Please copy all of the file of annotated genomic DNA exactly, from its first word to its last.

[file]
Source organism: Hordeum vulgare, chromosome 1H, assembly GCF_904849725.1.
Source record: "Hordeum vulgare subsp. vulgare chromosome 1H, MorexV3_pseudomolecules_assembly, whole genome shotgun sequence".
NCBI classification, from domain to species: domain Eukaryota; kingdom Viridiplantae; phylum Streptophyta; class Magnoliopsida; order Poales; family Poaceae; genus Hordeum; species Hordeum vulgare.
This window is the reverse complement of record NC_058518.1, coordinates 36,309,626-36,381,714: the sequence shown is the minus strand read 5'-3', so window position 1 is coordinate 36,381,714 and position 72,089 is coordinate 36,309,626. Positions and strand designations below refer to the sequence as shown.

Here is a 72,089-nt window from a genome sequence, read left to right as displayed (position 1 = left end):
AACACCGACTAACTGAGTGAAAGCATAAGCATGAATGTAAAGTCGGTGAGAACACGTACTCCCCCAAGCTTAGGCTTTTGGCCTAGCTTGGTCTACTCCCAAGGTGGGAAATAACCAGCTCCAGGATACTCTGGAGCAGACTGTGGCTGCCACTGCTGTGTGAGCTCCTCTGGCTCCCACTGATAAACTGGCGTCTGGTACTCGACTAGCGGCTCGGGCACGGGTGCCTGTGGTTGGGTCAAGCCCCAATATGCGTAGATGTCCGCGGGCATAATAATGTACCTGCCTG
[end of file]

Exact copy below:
Source organism: Hordeum vulgare, chromosome 1H, assembly GCF_904849725.1.
Source record: "Hordeum vulgare subsp. vulgare chromosome 1H, MorexV3_pseudomolecules_assembly, whole genome shotgun sequence".
NCBI classification, from domain to species: domain Eukaryota; kingdom Viridiplantae; phylum Streptophyta; class Magnoliopsida; order Poales; family Poaceae; genus Hordeum; species Hordeum vulgare.
This window is the reverse complement of record NC_058518.1, coordinates 36,309,626-36,381,714: the sequence shown is the minus strand read 5'-3', so window position 1 is coordinate 36,381,714 and position 72,089 is coordinate 36,309,626. Positions and strand designations below refer to the sequence as shown.

Here is a 72,089-nt window from a genome sequence, read left to right as displayed (position 1 = left end):
AACACCGACTAACTGAGTGAAAGCATAAGCATGAATGTAAAGTCGGTGAGAACACGTACTCCCCCAAGCTTAGGCTTTTGGCCTAGCTTGGTCTACTCCCAAGGTGGGAAATAACCAGCTCCAGGATACTCTGGAGCAGACTGTGGCTGCCACTGCTGTGTGAGCTCCTCTGGCTCCCACTGATAAACTGGCGTCTGGTACTCGACTAGCGGCTCGGGCACGGGTGCCTGTGGTTGGGTCAAGCCCCAATATGCGTAGATGTCCGCGGGCATAATAATGTACCTGCCTG